The Writing Program seeks to establish and support a strong culture of writing at The Claremont Colleges. Courses emphasize writing as a process that involves creative imagining, drafting, revision, public sharing, and then further revision. Writing faculty teach in a number of genres, including the academic essay, creative nonfiction, professional writing (grants and non-profit writing, journalism), and creative writing, and our Mary Routt Chair of Writing position brings a critically acclaimed writer to campus each spring to teach a workshop in his or her genre of choice. Small seminars create writing communities that extend beyond the classroom in forms such as public readings, student and faculty workshops, writing awards, and the student-edited literary magazine The Scripps Journal. The Writing Program offers the support and the individual attention necessary for students to express themselves with clarity, grace, and force.
Writing 50: Critical Analysis
Taken by all entering first-year students, Writing 50 is designed to develop excellence in student writing. Classes are small (around 15 students in each) and discussion-oriented so that students can regularly engage in serious oral and written discourse. Faculty members tailor instruction to individual students, providing feedback throughout the writing process and working with students to improve specific aspects of their writing. Students write and revise textual analysis essays and a research paper that demonstrate their formulation of a persuasive and logical argument, their skillful analysis of evidence to support ideas, and their understanding of audience. Minimum passing grade for this course is D (not including D-). You can find the Writing 50 Learning Outcomes statement here, and a grading rubric here.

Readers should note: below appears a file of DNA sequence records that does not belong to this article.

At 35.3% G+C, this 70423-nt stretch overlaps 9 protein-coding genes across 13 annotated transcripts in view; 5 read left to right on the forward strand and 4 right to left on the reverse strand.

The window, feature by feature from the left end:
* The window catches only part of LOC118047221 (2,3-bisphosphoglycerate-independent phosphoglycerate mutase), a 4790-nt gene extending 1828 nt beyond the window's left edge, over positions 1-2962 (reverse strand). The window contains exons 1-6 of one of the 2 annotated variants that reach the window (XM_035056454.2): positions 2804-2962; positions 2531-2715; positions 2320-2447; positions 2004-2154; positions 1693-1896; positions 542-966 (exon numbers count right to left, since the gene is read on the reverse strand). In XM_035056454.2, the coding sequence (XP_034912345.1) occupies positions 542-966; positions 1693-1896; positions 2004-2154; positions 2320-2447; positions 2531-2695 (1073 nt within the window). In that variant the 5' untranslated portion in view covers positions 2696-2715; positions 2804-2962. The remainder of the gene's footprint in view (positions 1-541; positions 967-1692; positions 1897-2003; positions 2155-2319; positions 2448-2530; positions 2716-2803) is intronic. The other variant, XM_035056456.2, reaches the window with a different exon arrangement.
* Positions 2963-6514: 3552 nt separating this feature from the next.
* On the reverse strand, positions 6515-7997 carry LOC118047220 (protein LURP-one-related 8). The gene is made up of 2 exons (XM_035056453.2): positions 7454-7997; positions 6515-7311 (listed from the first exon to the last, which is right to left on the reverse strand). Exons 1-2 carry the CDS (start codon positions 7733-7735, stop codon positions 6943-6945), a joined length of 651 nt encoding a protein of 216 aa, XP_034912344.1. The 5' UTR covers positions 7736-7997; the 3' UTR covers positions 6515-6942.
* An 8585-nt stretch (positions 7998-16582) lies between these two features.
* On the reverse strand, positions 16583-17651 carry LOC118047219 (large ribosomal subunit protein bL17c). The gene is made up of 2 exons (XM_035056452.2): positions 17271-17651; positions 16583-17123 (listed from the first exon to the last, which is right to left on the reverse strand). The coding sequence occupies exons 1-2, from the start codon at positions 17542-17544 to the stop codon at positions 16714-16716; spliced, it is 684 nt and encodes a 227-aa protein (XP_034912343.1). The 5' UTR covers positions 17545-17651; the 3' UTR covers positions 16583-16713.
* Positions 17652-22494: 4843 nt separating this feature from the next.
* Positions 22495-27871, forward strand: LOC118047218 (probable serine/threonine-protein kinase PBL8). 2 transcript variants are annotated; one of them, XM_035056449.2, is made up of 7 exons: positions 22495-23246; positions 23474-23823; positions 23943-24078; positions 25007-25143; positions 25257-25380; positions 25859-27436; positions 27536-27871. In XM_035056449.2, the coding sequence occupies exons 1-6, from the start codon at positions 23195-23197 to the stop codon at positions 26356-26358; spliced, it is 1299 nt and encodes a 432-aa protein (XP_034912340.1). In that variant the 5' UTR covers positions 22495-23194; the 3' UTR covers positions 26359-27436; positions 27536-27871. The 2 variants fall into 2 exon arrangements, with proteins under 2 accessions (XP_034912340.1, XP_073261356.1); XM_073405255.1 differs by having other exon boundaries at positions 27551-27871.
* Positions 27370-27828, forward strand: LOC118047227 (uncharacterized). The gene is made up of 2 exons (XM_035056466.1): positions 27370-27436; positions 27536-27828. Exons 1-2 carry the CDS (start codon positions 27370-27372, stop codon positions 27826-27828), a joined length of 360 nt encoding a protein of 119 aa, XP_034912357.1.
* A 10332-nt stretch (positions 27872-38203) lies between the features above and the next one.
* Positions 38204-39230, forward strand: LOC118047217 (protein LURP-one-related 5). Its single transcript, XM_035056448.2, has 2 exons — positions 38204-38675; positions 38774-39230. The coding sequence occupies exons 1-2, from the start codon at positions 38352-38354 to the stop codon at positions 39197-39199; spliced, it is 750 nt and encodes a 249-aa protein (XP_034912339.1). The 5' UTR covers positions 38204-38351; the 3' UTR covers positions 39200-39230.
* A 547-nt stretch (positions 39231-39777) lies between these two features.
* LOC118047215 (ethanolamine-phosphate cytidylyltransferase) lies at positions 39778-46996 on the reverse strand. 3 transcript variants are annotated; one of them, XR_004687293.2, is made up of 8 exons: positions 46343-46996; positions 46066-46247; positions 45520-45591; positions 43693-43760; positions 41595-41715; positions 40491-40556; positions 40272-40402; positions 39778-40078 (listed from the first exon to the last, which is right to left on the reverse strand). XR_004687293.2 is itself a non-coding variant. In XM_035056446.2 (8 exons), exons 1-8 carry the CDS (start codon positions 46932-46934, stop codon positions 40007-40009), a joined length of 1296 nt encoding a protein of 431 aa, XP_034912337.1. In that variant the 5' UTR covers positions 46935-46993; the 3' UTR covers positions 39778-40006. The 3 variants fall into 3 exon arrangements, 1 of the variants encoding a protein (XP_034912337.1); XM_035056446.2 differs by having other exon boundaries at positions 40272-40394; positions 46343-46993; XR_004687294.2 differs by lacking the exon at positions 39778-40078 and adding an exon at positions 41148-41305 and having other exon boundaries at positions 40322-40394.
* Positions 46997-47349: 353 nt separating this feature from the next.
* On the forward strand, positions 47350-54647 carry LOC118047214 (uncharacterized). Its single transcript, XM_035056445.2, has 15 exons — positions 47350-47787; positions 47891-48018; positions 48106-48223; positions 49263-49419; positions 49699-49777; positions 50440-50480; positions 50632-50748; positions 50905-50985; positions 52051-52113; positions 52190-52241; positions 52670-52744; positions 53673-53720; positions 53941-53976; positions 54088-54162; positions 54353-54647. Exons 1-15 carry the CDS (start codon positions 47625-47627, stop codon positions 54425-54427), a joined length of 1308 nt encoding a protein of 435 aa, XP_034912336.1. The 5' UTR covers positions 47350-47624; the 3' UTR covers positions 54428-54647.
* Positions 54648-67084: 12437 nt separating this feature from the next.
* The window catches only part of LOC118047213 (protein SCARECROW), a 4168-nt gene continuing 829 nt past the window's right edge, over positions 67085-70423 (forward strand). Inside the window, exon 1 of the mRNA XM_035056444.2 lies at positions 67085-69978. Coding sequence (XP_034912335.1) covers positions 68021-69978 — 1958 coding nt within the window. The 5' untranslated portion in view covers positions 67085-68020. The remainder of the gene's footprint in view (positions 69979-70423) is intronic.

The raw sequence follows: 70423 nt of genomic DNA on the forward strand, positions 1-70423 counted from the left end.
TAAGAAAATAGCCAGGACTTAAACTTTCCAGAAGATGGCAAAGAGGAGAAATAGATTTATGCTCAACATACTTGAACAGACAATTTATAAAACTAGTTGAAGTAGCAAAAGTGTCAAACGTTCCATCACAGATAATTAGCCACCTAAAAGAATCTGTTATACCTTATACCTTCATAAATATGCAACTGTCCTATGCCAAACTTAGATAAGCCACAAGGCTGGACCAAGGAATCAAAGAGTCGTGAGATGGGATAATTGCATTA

Self-Designed Writing Major and Minor
While the Writing Program does not offer an official major or minor, it is possible for students to design their own majors and minors at Scripps College. In the past, a number of students have designed majors and minors in Writing with concentrations in, for example, Creative Writing for Contemporary Media, Creative Writing in Performance, Creative Writing: Fiction, and Environmental Writing. Courses for the major or minor may be taken at any of the 5 colleges. The Scripps Catalog has the most up-to-date information about what is required to design a major or minor (“Academic Information” > “Choices for Majors”). Self-designed majors and minors in Writing must be developed in consultation with a full-time Writing Program faculty member.
Mary Ann Davis
Mary Delgado Garcia